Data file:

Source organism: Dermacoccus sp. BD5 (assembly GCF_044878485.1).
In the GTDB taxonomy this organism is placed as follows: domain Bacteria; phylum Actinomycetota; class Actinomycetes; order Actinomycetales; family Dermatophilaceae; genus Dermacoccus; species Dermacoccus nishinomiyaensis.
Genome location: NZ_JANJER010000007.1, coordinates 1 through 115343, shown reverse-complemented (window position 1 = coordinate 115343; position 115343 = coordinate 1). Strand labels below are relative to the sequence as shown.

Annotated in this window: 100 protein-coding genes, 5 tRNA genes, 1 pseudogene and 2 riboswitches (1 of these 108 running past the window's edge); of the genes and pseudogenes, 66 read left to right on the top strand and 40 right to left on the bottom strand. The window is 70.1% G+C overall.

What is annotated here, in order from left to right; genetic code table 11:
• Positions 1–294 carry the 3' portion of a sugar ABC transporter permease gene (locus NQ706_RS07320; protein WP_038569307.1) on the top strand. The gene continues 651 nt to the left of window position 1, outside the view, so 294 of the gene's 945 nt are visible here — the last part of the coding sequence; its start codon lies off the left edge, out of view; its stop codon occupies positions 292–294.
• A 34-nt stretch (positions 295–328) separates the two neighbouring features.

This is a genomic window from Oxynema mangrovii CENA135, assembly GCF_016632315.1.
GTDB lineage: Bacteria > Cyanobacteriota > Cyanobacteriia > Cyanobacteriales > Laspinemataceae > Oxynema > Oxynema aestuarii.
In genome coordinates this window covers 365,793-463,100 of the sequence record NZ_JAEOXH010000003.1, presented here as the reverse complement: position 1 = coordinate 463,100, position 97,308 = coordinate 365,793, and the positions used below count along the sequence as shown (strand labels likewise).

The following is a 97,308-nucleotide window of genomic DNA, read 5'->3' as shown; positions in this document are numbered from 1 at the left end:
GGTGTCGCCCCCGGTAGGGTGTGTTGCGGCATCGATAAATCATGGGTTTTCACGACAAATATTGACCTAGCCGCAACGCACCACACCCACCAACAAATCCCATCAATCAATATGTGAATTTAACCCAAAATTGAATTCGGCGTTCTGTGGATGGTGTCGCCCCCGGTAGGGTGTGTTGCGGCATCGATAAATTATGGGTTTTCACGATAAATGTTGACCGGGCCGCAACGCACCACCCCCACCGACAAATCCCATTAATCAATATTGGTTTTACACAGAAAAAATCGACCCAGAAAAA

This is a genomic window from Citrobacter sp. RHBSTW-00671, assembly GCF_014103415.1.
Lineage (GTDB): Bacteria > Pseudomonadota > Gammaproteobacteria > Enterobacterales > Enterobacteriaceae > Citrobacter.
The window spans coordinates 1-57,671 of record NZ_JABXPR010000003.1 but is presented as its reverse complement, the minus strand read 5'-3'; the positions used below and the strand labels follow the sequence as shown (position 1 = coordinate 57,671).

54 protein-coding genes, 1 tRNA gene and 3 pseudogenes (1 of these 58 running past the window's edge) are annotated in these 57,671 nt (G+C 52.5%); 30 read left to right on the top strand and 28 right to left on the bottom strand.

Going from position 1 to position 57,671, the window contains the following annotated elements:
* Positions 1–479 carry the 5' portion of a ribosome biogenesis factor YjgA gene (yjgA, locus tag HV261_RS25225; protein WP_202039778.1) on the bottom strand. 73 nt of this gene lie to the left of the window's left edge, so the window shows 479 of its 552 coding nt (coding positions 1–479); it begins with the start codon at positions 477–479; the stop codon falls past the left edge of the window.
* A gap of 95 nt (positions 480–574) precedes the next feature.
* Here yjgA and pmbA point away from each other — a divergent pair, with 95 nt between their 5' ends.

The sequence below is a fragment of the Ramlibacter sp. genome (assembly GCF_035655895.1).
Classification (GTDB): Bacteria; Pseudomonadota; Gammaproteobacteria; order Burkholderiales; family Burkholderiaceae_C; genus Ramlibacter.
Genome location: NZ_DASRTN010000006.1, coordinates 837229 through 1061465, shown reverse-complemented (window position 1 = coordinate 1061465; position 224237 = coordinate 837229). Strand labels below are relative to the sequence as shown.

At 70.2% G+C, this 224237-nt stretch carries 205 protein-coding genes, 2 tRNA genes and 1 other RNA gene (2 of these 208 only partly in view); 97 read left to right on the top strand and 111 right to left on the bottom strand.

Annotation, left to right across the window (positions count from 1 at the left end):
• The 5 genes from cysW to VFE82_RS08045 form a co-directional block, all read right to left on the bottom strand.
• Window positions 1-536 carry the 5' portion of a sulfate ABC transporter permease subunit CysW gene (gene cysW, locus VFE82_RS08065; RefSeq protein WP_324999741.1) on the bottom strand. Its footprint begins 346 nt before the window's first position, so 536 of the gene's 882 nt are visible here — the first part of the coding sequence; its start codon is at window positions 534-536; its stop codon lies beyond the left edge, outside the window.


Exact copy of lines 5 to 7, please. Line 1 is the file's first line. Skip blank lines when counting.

What is annotated here, in order from left to right; genetic code table 11:
• Positions 1–294 carry the 3' portion of a sugar ABC transporter permease gene (locus NQ706_RS07320; protein WP_038569307.1) on the top strand. The gene continues 651 nt to the left of window position 1, outside the view, so 294 of the gene's 945 nt are visible here — the last part of the coding sequence; its start codon lies off the left edge, out of view; its stop codon occupies positions 292–294.
• A 34-nt stretch (positions 295–328) separates the two neighbouring features.